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The New Face of Milling Materials in Esthetic/Restorative Dentistry
Hypothetical applications are becoming reality today
By Lee Culp, CDT
Throughout the years, restorative trends and techniques have come and gone. Many technology and materials developments have transformed the face of esthetic/restorative dentistry, while other initial concepts have been phased out. Yet the concept of digital dentistry started small and has increased in momentum to the point that its boundaries now appear endless.
When digital dentistry first emerged onto the market, dental professionals were introduced to the concept of digitally capturing patient data and transferring that information to an in-office milling machine that would create a full-contour restoration for the dentist. These initial systems provided a glass-ceramic restoration that was very basic in tooth shape and occlusal anatomy. With subsequent improvements made in the last 30 years, CAD/CAM systems can now produce restorations that rival conventionally fabricated restorations produced in many dental laboratories.
When CAD/CAM technology perfected framework and full anatomic contour design and delivery, dental technicians were able to create digital data to fabricate increasingly complex restorations. As with any technology, second- and third-generation CAD/CAM systems have continued to improve on the initial concept and design, resulting in the creation of laboratory-based systems that can provide increasingly comprehensive results for single- or multiple-unit restorations. Today’s CAD/CAM systems are being used to design stronger restorations with improved marginal accuracy and fit with enhanced esthetics as compared with restorations fabricated using traditional methods. These systems have evolved to allow for fabrication of full-crown, veneer, inlay/onlay, and complex implant framework designs. The introduction of CAD/CAM to the laboratory has significantly improved the overall output provided by these systems for restoration of increasingly complex cases with better predictability.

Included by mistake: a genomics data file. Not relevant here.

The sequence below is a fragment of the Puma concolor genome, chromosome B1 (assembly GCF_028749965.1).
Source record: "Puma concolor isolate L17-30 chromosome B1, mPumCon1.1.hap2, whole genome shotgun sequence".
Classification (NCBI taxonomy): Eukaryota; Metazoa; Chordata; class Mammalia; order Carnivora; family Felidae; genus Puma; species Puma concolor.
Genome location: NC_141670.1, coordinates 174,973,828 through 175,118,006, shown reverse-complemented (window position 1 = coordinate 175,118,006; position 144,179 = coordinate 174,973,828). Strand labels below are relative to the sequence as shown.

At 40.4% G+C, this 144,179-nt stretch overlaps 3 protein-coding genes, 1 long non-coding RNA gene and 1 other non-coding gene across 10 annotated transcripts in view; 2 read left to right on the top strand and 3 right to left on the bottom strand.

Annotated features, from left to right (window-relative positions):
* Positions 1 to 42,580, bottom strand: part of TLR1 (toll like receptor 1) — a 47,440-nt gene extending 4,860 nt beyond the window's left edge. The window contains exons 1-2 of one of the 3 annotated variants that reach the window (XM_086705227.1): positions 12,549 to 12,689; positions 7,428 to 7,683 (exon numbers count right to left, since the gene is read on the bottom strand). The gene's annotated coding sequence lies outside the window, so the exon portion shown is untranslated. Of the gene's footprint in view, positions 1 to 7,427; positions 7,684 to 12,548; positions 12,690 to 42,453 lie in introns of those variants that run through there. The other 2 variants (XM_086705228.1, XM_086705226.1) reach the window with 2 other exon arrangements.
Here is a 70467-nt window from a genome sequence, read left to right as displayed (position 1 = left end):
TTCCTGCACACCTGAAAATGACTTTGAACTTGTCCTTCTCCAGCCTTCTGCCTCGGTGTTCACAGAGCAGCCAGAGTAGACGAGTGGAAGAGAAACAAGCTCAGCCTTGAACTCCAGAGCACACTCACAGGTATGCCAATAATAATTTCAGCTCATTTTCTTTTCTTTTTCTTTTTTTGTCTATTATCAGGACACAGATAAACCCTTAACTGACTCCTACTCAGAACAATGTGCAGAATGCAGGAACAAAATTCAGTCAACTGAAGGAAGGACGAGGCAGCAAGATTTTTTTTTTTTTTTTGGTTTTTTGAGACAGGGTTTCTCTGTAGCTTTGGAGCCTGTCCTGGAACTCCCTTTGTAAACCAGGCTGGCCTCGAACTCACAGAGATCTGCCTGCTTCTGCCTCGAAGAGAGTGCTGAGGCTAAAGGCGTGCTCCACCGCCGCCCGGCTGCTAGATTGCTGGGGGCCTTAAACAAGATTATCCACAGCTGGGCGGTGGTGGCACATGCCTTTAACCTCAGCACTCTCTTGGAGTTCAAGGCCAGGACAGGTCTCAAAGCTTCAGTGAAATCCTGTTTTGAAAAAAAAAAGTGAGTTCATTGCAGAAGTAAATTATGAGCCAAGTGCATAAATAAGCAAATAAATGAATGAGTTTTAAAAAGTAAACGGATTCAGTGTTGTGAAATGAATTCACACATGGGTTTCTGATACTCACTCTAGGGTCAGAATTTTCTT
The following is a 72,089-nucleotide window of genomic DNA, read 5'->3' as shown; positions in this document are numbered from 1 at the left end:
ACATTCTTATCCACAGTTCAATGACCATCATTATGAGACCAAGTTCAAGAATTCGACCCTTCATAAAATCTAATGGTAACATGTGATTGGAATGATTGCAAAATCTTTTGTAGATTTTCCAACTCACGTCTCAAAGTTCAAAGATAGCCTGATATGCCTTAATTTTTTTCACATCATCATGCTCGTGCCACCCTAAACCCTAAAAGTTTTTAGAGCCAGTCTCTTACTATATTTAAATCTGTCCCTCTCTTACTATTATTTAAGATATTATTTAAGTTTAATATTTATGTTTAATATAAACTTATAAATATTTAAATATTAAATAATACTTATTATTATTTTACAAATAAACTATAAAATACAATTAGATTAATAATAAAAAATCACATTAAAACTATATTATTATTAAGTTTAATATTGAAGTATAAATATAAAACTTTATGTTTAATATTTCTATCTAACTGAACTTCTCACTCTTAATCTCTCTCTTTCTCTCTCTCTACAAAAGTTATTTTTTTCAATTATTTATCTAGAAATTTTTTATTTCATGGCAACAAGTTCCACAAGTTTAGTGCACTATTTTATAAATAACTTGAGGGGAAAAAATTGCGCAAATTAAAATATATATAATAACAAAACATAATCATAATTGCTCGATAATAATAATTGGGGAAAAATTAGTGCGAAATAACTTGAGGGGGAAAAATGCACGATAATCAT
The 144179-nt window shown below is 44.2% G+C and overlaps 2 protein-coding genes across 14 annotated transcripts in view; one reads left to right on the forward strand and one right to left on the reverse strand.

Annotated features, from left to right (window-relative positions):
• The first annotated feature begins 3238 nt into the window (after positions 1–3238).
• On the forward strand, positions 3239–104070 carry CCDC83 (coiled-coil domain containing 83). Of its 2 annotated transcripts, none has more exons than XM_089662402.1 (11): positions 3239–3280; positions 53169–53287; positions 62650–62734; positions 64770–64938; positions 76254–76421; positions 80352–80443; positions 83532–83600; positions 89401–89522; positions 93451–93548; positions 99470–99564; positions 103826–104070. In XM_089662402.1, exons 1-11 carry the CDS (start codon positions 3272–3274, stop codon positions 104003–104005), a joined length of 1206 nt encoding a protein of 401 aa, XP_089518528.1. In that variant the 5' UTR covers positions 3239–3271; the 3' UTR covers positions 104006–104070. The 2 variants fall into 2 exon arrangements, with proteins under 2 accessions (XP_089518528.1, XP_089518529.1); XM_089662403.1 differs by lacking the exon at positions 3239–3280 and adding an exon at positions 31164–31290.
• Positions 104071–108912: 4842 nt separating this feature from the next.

Advancements within digital dentistry are now developing rapidly, drawing on the existing capabilities of modern systems and seeking to improve the dental technician’s ability to provide optimal care within a fraction of the time. As the software and fabrication processes continue to evolve, new generations of technologies will enable increased diagnostic capabilities that will allow the user to deliver comprehensive dentistry with increased predictability, while taking into account critical functional concerns such as occlusal and anatomic nuances.
Along with the new scanning technology, design software, and manufacturing machines, the materials companies have also been working diligently to stay current with the technological developments. The first laboratory CAD/CAM systems were designed to mill only zirconia (Figure 1 and Figure 2). From CAD design to copy milling, the introduction of these systems and materials created immediate excitement in the laboratory profession. Today zirconia is available in all shapes and sizes. The esthetics of this material have progressed from opaque white to an ever-expanding offering with a multitude of shades and translucencies available in both mono-colored discs and multilayered disks that provide a gradual transition from dentin to incisal coloration. New zirconia systems also enable the technician to have the ability to custom stain during the green stage to achieve a wide range of esthetic possibilities. Research and product development continues today to provide a higher range of translucency and esthetics.